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In The Field: Jason Markusoff

Jason Markusoff describes the race to get the story, and the measures taken to sneak into the fire-ravaged community — days before the official media tour. 


 Maclean's wasn't there the day flames invaded Fort McMurray and everybody evacuated the city; given our newsroom's size, we can be a bit risk-averse when we're not sure major news will in fact, break. As I prepared for the journey north with photographer Chris Bolin the next day, I came up with a few angles or feature ideas for my morning editors' call. They had their own idea–nothing less than the ultimate story of the wildfire that ravaged Fort McMurray, from the first spark to the saga's end (or, more accurately, up until our deadline hit one week later). It was ambitious; Maclean's editors like ambitious. 

I'd written before on wildfires, and knew it takes weeks, months or longer to pinpoint a wildfire's origin. Finding the spark was near-impossible; but at the Edmonton hotel where Chris and I staged our journey north, I found the closest darned thing. A Suncor worker had seen the first clouds of black smoke in the woods outside Fort McMurray – and, for a perfect setup frame, she witnessed it from the cockpit of a giant oil sands truck. Before I started heading towards the wildfire, I'd found the perfect opening scene to our epic narrative.

From Edmonton, the closest we could get to Fort Mac was the town of Lac La Biche, about 2 1/2 hours south of the RCMP checkpoint barring access to the flame-scarred city. Evacuees doubled the town's population overnight, many staying on emergency cots in the recreation centre. Bolin and I were doubted any chance of finding anywhere to stay, so we filled our rental minivan with sleeping bags and pillows alongside the jerry cans and provisions. (By fluke, we snared a cancelled hotel room.) In chatting up some of the shuttle bus drivers, I found one of the last stubborn McMurrayites who resisted the evacuation order, whom I profiled for a standalone online story and used as one of the remarkable characters illuminating our long feature. Evacuee after evacuee wanted to share their story with reporters, and each one brought shades of a similar tale – the abrupt order to get out, the harrowing drive through a column of smoke and ash, and the wonderful hospitality and assistance offered by every Albertan they met along the way to safety.  

Accounts from the fire survivors and volunteers were at the core of our story, but I knew a comprehensive story needed my own eyewitness reporting. I needed to get into the evacuated city, even if it was sealed shut to residents and media; pretty much anybody without a firefighter's uniform or from another relief outfit. As I learn so often in journalism, you never know how a generous gesture will be met. At a gas station nearest to the RCMP checkpoint, a woman asked to use my cellphone to locate her own beneath the seats. We got to chatting, and she had a way to sneak Chris and me into town. We hid in the rear cabin of a service truck, swallowing our tongues as a Mountie questioned our driver. We were the first Canadian media team to smell the citywide campfire odour, to see the vast expanses of ash and charred swing sets where full neighbourhoods once stood, to hear the eerie quiet of a boom town turned ghost town. Had we not snuck into Fort McMurray three days before other media got a controlled tour with the Prime Minister (the same day our feature was due), we'd have filed our feature without this indelible chapter.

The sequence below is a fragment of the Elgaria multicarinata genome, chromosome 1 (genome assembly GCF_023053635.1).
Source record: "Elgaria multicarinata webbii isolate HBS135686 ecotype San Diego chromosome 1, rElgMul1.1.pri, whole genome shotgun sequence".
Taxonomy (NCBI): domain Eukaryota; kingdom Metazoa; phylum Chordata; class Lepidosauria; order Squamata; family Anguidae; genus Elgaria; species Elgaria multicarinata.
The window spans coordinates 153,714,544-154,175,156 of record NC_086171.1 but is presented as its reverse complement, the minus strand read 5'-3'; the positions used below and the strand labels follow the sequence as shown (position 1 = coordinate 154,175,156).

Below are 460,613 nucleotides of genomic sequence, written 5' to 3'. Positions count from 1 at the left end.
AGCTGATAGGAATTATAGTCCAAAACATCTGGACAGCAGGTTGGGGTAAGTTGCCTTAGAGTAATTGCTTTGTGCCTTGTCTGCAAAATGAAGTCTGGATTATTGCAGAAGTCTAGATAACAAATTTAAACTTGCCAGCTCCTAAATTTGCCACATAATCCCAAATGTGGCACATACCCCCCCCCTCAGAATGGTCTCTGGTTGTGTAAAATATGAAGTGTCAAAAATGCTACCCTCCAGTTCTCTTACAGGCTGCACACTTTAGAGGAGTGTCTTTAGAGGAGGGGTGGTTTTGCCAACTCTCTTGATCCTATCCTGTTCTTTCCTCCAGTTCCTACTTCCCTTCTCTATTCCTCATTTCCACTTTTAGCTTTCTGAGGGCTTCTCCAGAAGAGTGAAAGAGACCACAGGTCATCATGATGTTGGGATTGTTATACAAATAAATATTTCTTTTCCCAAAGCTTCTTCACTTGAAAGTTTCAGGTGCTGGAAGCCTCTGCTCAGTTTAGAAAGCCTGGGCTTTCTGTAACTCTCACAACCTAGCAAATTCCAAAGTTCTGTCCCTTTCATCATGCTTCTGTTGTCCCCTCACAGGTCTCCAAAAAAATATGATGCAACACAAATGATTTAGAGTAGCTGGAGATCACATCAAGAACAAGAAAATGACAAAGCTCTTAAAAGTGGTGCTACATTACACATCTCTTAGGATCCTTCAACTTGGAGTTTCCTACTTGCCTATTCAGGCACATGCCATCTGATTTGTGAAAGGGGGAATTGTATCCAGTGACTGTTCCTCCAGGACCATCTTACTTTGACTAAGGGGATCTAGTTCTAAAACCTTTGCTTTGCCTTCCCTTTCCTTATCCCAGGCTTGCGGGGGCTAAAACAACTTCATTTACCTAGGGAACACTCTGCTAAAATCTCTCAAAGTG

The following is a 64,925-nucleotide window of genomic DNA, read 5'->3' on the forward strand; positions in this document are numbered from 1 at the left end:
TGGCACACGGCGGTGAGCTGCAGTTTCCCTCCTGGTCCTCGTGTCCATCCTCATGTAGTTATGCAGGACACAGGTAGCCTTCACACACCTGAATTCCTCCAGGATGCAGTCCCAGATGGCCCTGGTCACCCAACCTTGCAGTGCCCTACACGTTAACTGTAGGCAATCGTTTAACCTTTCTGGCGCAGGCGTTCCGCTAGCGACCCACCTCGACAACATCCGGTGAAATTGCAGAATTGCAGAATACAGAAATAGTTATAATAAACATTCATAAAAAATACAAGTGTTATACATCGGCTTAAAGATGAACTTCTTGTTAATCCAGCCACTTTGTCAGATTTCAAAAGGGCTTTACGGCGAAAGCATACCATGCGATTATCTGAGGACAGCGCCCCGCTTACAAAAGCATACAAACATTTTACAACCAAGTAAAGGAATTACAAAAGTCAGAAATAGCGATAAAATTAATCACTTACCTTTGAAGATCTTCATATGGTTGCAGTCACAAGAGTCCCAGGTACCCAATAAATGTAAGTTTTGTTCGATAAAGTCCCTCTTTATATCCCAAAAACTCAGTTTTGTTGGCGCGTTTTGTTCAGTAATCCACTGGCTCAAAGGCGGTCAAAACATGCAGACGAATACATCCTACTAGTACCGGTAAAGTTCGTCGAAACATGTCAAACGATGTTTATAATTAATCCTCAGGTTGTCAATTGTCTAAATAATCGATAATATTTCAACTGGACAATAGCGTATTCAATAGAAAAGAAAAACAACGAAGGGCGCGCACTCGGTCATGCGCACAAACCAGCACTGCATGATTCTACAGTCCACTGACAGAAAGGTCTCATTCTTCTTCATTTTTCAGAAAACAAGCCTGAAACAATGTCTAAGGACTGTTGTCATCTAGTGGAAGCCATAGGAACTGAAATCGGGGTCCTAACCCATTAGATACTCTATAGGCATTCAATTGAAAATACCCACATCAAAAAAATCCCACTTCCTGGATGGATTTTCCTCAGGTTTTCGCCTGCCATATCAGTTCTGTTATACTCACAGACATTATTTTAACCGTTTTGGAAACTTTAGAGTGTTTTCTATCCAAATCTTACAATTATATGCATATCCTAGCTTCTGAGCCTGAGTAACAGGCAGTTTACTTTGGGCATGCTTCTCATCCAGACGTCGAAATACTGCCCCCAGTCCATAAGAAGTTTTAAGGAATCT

Maclean's threw its entire newsroom at the wildfire saga for a special issue, with the long feature at its centrepiece. It was always conceived as a joint effort: me in Fort McMurray (or as close as I could get), Vancouver-based Nancy Macdonald with thousands of evacuees in Edmonton, and senior writer Charlie Gillis anchoring the effort from Toronto. We compared notes, and were excited by the power of drama and insight we'd all collected; the need to write 11,000 words in roughly two days was exciting, too, but in the way an undergraduate essay all-nighter packed the adrenalin punch. We divided the task into chapters, and each became lead writer for a few. Our filing system only allows one user at a time, so we wrote the feature in Google Doc. It was surreal to see one document with three main writers adding material, editors carving into it and colleagues offering their own supplementary files – even from my table in Edmonton, it felt like I was a chef in a crowded, sweaty kitchen. About 36 sleepless hours and a scotch bottle later, I filed my last sentences as Charlie went through the whole thing to give it flow.

I waited until it was posted to the Maclean's tablet edition before reading the whole piece, to enjoy the reader's experience. Though I knew how it would unfold, the narrative gave me a tense neck, white knuckles and tear-moistened cheeks. We learned later that the print issue was so in-demand among Albertans that on the same Fort Mac evacuee Facebook page where people were soliciting necessities, some people were bartering for magazine copies.  

 

Jason Markusoff is the Alberta correspondent for Maclean’s.

 

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